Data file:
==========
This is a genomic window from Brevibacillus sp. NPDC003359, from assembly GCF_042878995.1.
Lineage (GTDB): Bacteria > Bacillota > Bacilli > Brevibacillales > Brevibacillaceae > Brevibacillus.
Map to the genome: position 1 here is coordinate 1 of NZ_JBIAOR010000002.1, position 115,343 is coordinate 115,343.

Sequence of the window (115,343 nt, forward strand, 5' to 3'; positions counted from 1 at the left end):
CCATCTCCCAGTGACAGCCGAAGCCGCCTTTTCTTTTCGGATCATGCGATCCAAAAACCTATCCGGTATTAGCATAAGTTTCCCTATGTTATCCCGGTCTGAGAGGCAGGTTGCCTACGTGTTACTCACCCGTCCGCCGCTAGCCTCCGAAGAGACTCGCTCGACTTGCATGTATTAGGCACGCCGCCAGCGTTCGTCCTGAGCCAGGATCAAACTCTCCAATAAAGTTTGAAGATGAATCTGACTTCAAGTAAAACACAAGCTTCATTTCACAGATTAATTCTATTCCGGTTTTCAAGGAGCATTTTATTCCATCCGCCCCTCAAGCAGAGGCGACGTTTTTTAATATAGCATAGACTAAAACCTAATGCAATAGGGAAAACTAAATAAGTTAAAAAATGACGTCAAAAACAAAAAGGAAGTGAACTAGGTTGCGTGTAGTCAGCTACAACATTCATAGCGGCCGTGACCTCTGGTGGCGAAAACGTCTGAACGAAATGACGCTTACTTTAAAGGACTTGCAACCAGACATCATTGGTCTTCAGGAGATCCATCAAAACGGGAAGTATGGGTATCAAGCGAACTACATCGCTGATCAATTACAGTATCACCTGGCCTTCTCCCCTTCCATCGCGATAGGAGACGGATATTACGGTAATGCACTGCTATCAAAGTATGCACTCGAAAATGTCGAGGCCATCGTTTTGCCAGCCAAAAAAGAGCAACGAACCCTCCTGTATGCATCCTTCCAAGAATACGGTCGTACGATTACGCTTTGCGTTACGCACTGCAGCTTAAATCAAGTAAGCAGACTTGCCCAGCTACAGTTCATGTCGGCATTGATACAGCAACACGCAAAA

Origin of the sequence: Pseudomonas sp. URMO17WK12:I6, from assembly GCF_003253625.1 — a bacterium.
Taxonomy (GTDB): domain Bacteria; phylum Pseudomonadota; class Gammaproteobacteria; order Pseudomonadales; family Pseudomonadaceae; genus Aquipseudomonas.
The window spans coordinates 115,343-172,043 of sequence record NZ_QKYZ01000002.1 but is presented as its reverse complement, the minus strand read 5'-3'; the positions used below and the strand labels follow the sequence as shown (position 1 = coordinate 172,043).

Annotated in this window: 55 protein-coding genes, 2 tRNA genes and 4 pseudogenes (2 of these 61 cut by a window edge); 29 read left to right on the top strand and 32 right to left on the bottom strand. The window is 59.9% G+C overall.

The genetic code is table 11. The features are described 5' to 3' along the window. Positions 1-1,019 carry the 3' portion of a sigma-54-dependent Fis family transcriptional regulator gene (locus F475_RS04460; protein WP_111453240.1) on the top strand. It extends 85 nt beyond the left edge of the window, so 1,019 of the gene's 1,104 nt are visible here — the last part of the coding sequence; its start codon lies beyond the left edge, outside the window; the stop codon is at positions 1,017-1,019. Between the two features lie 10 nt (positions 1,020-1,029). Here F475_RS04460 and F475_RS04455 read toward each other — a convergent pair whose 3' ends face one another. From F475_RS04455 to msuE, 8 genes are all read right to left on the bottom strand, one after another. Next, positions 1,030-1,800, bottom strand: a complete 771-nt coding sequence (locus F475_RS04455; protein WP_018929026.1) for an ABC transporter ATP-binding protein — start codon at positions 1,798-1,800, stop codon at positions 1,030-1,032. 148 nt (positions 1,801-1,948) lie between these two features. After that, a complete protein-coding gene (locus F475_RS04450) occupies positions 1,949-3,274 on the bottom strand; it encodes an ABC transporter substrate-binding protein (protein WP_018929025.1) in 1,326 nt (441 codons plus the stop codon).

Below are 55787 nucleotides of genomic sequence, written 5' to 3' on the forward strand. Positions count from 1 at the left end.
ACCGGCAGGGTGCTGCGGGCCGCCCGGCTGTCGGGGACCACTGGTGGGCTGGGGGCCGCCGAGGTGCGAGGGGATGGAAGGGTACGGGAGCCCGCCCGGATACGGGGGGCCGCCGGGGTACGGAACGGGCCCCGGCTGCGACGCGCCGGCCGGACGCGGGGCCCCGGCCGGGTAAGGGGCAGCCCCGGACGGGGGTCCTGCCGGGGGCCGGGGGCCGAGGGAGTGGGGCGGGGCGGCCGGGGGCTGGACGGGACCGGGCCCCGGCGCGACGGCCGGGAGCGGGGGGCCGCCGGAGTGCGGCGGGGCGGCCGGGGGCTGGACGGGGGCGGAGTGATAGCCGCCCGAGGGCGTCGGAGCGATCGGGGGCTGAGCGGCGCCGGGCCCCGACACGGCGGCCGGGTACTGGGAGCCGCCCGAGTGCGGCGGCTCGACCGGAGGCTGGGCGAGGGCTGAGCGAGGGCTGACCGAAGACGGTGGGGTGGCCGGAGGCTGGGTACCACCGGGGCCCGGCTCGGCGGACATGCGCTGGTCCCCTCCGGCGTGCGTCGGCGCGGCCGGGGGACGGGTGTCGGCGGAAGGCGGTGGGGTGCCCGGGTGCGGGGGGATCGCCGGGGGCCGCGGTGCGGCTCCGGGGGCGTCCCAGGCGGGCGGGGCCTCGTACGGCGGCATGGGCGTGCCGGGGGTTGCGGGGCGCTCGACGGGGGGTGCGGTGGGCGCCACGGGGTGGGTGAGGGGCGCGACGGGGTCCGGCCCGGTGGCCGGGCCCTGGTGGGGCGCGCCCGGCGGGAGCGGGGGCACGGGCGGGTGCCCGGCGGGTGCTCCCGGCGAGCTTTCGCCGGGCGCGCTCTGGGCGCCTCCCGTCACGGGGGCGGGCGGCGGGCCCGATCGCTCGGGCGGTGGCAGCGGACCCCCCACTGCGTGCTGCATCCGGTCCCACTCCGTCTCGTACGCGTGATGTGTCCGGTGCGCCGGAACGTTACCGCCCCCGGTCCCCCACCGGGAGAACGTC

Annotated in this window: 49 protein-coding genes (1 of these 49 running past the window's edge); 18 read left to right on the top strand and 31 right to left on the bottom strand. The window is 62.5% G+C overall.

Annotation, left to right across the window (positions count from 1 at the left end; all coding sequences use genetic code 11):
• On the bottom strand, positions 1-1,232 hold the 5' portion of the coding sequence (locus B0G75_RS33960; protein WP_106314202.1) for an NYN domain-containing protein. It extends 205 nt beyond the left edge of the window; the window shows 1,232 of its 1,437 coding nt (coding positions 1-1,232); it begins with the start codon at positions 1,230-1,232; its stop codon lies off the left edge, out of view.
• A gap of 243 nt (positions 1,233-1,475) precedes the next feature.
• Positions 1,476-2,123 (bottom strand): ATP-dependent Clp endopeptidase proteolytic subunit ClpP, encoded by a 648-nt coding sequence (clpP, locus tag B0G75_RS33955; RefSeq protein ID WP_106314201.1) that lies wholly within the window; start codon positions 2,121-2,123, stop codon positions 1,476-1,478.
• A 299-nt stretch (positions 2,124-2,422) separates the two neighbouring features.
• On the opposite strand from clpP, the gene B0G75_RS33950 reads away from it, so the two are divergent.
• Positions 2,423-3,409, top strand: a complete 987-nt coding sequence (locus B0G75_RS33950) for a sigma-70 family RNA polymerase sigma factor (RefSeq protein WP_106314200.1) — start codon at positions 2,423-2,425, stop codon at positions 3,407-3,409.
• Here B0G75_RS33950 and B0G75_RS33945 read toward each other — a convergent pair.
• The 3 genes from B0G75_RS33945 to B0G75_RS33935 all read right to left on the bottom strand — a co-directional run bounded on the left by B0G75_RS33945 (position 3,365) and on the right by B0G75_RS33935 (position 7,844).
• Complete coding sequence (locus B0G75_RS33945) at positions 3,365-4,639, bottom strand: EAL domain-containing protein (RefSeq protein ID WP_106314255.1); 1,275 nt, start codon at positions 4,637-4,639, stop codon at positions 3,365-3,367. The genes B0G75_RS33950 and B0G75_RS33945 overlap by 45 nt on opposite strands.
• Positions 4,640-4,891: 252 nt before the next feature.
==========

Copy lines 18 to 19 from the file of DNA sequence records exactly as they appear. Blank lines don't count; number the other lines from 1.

• A 299-nt stretch (positions 2,124-2,422) separates the two neighbouring features.
• On the opposite strand from clpP, the gene B0G75_RS33950 reads away from it, so the two are divergent.